The Dumbest Idea Ever!
Young Jimmy is a comic fan who gets good grades and plays on a championship basketball team, but his stellar school career gets derailed by chicken pox followed by pneumonia. After a month sick at home, he has trouble keeping up and feels aimless when he enters high school.
Jimmy lives in a small town without a library or anywhere to learn about art, but in the town an hour away, there’s a comic book store. There, he discovers the diversity of material available, independent comics beyond superheroes, and he hatches the idea that he too could make a comic book. After various false starts and a lot of hard work, he does.
Along the way, we also meet some of Jimmy’s friends, watch him struggle over maybe asking out his first girlfriend, enjoy his success — and hope he gets over his swelled head after being on TV due to his art. The last section moves much more quickly than the earlier pages, and I was left with some questions about what exactly happened and why, but figuring out how and when to end a real-life story is tricky. A short author’s note answered some of my questions and fills in a little background.
I was disappointed that none of the comics Jimmy reads or discovers used real names, but it’s understandable that Scholastic wouldn’t want to be promoting other works, particularly those (like the one about the aardvark put out by “two guys in Canada”) that aren’t suitable for young readers.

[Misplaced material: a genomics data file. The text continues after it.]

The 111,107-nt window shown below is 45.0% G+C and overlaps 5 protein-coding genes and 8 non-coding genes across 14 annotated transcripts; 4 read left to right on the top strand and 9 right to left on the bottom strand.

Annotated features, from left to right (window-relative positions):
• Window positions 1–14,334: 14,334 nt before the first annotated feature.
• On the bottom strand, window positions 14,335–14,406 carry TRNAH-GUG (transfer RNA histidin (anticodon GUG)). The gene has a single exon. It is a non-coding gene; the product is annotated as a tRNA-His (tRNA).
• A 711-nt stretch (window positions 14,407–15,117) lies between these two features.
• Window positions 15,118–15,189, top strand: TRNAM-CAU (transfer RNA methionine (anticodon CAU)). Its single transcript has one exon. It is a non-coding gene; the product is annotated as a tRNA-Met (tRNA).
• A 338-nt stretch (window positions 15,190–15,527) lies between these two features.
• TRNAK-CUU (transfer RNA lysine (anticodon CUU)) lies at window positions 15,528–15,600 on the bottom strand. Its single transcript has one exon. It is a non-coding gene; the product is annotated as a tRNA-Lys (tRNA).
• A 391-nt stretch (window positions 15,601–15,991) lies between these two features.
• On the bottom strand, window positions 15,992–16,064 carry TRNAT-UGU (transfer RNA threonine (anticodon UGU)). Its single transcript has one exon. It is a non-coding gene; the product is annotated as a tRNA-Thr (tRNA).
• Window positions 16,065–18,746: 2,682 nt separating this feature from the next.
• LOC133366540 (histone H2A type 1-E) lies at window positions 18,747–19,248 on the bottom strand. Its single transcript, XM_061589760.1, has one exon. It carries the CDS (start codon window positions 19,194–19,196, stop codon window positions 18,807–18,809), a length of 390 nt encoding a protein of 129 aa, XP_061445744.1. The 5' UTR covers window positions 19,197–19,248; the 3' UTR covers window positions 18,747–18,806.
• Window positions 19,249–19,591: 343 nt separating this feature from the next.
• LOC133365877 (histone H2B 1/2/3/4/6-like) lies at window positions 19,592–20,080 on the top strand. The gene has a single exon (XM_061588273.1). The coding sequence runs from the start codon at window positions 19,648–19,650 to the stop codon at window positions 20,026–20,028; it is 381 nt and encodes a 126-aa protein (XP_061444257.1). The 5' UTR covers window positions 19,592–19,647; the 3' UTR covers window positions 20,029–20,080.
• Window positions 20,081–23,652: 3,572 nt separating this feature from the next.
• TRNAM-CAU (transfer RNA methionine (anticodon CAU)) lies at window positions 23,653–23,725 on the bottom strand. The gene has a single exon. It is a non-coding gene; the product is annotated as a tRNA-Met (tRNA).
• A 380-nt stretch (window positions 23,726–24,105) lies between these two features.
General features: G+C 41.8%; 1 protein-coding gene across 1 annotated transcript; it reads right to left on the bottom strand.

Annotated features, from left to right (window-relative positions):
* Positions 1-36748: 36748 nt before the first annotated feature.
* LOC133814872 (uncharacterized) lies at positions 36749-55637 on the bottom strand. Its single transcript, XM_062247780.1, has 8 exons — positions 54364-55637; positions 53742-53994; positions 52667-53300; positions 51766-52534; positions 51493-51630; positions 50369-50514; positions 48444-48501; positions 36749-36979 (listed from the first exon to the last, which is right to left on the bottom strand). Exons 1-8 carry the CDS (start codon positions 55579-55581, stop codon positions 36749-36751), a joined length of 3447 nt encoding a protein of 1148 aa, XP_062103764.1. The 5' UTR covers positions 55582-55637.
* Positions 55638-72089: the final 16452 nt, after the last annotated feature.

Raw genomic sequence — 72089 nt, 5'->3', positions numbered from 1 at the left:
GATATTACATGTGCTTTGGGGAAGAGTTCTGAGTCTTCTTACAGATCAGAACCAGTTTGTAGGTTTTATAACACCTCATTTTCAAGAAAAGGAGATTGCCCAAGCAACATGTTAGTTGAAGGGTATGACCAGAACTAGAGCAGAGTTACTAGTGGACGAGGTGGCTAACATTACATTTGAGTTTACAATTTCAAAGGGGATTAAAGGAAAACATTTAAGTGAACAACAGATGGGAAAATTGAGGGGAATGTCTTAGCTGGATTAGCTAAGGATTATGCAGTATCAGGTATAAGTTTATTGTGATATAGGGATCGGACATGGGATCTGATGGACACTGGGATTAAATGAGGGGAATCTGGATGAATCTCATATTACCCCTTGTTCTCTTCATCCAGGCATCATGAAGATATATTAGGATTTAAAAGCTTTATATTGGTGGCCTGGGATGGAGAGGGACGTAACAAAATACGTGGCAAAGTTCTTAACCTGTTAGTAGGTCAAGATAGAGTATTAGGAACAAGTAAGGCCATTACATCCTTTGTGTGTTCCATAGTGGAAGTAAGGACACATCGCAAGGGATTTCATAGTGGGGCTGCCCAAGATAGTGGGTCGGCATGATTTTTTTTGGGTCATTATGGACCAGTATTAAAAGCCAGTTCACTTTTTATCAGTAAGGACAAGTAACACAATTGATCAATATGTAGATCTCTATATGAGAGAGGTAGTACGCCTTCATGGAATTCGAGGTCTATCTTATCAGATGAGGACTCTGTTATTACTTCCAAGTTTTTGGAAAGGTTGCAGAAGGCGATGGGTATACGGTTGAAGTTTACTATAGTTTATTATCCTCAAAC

I remember reading Jimmy’s first comic, Shades of Gray. I liked it for the same reason he seizes on to make it different: it was about authentic kids, and it made their concerns and celebrations real. In the bigger picture, memories of that era are poignant for me. Although much of that part of the industry has now been replaced by webcomics, I miss the flourishing of independent comics in the mid-1980s, made possible by low barriers to entry. Someone could risk creating a new story and might make a good living from regular self-published issues.
The Dumbest Idea Ever! is a great read for kids who, like Jimmy, love comics. It’s an inspiring (but not sappy) story that may influence other readers to make their own art. It can be ordered from comic stores with Diamond code DEC13 1190 (or DEC13 1191 for the hardcover, priced at $24.99). (The publisher provided an advance review copy.)